The supporters of the national banking money power never wearied of pointing at this sacrifice by the national creditors as a remarkable example of patriotism, and asserted that the bond-holders and national banks were not as dangerous to the liberties of the people as their opponents declared them to be.

This apparent sacrifice of millions of interest annually was a rare stroke of policy on the money power. The shrewd men at the head of the national banking system were thoroughly acquainted with those traits of character which distinguished who American people from all others of modern times.

They knew that we, as a people, loot to the events of today and do not worry with apprehensions for the future. Moreover, the country had entered upon a career of prosperity, the tendency of which was to make the people forgetful of the wrongs heaped upon them in the past by the present banking system.

According to the provisions of the national banking law of 1863,the charters of the national banks would expire in 1884, and the time seemed propitious for this money poorer to carry into execution the next step of its policy - which was to obtain the passage of a law through Congress extending the franchises of the national banks.

Therefore, during the time that the fears of the people were temporarily allayed by the voluntary


acts of the bond-holders and banking interests in accepting a lower rate of interest on their bonds, the national banking money power seized this golden opportunity to secure an extension of their system.

Hence, at the next session of Congress, in 1882, Mr. Crapo, of Massachusetts, introduced a joint resolution authorizing national banking associations to extend their corporate existence for the period of twenty years. The speeches made against its passage were very able, notably those of Representatives Carlisle and Culberson.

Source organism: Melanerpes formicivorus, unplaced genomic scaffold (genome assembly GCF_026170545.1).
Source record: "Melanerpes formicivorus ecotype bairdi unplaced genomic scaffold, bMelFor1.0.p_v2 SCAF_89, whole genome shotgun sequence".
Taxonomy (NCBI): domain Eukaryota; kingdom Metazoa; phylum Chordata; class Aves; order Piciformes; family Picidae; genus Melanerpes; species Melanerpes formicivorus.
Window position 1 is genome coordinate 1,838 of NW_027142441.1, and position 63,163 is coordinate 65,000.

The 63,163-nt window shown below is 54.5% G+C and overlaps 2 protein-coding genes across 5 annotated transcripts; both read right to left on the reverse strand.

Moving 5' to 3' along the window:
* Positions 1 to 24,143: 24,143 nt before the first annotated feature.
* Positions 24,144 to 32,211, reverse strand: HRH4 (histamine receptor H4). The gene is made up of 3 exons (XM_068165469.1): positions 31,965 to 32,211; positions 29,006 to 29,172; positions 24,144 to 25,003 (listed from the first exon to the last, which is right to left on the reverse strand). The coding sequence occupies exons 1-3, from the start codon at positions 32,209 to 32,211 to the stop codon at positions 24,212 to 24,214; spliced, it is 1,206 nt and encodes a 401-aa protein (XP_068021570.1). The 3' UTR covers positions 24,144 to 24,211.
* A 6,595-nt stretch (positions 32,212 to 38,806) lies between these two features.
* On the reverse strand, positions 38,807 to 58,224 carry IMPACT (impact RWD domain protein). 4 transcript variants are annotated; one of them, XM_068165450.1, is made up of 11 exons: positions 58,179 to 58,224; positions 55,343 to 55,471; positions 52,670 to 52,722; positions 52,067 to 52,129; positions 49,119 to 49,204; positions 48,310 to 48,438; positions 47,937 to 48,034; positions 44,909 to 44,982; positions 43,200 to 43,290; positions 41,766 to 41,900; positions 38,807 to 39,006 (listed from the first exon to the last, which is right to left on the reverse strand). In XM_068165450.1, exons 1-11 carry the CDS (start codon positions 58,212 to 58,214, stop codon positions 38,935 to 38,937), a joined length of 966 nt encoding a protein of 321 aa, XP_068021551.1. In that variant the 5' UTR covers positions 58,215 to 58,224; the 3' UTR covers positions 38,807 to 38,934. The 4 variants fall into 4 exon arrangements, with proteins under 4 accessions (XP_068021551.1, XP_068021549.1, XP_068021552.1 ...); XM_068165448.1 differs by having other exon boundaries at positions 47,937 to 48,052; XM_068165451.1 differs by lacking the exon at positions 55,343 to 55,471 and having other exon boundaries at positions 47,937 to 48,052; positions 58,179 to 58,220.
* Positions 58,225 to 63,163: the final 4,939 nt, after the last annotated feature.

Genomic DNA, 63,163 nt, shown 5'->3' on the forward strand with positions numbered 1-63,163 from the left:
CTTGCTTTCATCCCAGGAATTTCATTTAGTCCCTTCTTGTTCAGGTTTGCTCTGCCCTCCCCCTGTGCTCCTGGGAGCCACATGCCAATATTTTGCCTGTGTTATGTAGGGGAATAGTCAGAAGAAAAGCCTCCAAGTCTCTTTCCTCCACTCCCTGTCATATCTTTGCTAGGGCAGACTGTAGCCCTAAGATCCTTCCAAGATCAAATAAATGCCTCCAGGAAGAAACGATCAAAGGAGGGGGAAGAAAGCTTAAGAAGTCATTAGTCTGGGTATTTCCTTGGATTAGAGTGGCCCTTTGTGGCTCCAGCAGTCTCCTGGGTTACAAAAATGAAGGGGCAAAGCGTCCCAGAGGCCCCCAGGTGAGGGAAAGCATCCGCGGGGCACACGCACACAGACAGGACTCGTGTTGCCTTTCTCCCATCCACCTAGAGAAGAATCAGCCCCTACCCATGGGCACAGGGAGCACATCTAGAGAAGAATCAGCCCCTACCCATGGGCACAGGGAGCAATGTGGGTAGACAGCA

So powerful was the opposition against an extension of the national banking system that the Democratic minority succeeded in engrafting a section upon the resolution, by which the circulating notes of national banks could not be surrendered to an amount exceeding $3,000,000 per month.

This curtailed the power of the banks to suddenly contract the volume of currency, by surrendering up for cancellation large amounts of their circulating notes, a practice to which they had resorted many times in the past twenty years.

During the debate upon this resolution it was shown by the opponents of the national banking system that the New York Clearing House Association had conspired against the constitutional power of Congress, by refusing to accept silver dollars and silver certificates; that this association of national banks held themselves superior to the law, and arrayed themselves in solid phalanx against the financial interests of the people.

It was further shown that the poorer of the national banks was so great that they had the means to unsettle business throughout the country, and that every panic,


from which the country suffered since the close of the war, was originated by these banks.

By an additional amendment to the resolution it was made compulsory on the part of the clearing house associations to accept silver certificates in settlement of balances.